house wired without separate ground - problem?

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All right, I'm feeling mildly dumb and a little sheepish not to mention slightly sick here... just bought a house for the first time less than a month ago, and knew that it had some minor wiring "issues" but now that I'm assessing what I have it appears that there are bigger issues than previously anticipated. Anyway, here's the deal. House is a two story colonial with full basement, built late 1940's. Excellent structural condition, lovely hardwood floors albeit in need of a refinishing. Paid for a home inspection prior to placing a bid on house. Inspector noted some electrical items that would be against code now for new construction but nothing major (things like clothes washer sharing a circuit with other receptacles, lack of GFCIs in the kitchen, etc.) all receptacles in house are three prong type and tested OK with cheap little $5 circuit tester. All visible wiring was old BX w/ cloth covered conductors and inspector said that grounding through the armor of the BX while not the way we do things now was perfectly OK. So I was feeling pretty good about things electrically, and that gave me a good feeling about the house, as I automatically anticipated issues with lack of grounds etc. in a house of this age. Well some of the receps. were a little loose and old looking so I bought a pack of new ones and proceeded to replace them. Basement went fine. Got to the first floor and identified some issues that will be easy to rectify. Then I got to the three oldest circuits in the house, one of which started life as the general first floor circuit and another the general second floor circuit (the latter of which still serves the entire second floor.) The third is a lighting only circuit which serves the lights at the stair landings. It appears that throughout the house wherever the wiring was hidden behind plaster it was run in NM not BX and there is no grounding, period. I don't have a big problem with that on a lighting only circuit but the receptacles installed on the first and second floor are grounding type and it appears that the ground is provided by a jumper at each receptacle between the ground terminal and the neutral. I realize that *theoretically* this is functionally identical, but this isn't the way we do things now, so it bothers me a little bit.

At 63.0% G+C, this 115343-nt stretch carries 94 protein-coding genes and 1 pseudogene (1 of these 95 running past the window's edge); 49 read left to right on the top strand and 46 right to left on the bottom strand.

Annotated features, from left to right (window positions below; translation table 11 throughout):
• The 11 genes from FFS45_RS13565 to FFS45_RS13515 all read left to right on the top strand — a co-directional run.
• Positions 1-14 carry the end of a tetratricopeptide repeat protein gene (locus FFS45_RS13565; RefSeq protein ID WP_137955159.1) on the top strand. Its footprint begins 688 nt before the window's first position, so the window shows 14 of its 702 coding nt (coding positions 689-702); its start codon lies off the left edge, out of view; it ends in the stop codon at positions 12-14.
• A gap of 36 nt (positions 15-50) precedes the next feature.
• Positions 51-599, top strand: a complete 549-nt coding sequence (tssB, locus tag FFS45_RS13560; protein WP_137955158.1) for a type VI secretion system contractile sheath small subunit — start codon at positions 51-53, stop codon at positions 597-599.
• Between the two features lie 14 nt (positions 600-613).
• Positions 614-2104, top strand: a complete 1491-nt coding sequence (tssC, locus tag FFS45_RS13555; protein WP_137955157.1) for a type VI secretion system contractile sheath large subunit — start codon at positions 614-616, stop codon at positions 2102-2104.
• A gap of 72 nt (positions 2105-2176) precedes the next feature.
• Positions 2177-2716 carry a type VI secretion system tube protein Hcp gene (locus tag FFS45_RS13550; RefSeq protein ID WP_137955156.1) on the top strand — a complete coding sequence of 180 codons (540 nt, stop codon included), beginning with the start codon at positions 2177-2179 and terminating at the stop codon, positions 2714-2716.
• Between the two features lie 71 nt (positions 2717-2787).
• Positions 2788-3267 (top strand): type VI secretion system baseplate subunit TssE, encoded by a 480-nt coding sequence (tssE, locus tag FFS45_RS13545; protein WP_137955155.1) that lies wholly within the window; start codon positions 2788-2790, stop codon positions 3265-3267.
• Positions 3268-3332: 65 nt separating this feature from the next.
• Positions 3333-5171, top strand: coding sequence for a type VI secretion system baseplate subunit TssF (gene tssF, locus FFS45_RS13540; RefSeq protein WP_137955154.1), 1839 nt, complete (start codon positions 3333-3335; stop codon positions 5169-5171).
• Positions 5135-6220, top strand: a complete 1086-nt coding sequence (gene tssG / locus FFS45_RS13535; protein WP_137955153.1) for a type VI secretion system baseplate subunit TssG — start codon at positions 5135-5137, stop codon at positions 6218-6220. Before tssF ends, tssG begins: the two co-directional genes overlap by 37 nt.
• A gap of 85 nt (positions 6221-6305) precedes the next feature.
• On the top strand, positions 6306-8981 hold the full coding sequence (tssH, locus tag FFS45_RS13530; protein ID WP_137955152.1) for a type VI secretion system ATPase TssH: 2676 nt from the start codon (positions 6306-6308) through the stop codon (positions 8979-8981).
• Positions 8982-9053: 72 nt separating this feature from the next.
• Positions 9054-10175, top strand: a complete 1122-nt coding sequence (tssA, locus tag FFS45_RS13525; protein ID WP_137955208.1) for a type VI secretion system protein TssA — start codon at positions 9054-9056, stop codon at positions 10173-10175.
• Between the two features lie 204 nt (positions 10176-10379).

questions:
1) is this actually an acceptable method of retrofitting receptacles to grounded type? I suspect not, but you never can tell.
2) if not, is this the kind of thing that would generally be covered by a home warranty? We did spend the $$ for one, although AFAIK it generally only covers things like appliances etc.
I don't blame the inspector for missing this one; he would have had to pull a receptacle either on the south side of the first floor or somewhere on the second floor to identify this issue; there's a lot of wiring visible in the basement but it is all either BX or obviously recently added Romex which does contain a ground, so there was no reason to believe that this wasn't consistent throughout the house. However, the transition from exposed BX to hidden NM seems to be original to the house as far as I can tell; I wonder why that would be?
Any help, thoughts, advice, etc. greatly appreciated.
thanks,
nate
(it's a good thing the girlie was planning on repainting, I guess...)
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Nate Nagel wrote:

Definitely not kosher to connect the receptical ground terminal to the neutral terminal.
Consider replacing those recepticles with GFCI types with "ground not connected" labels applied to them.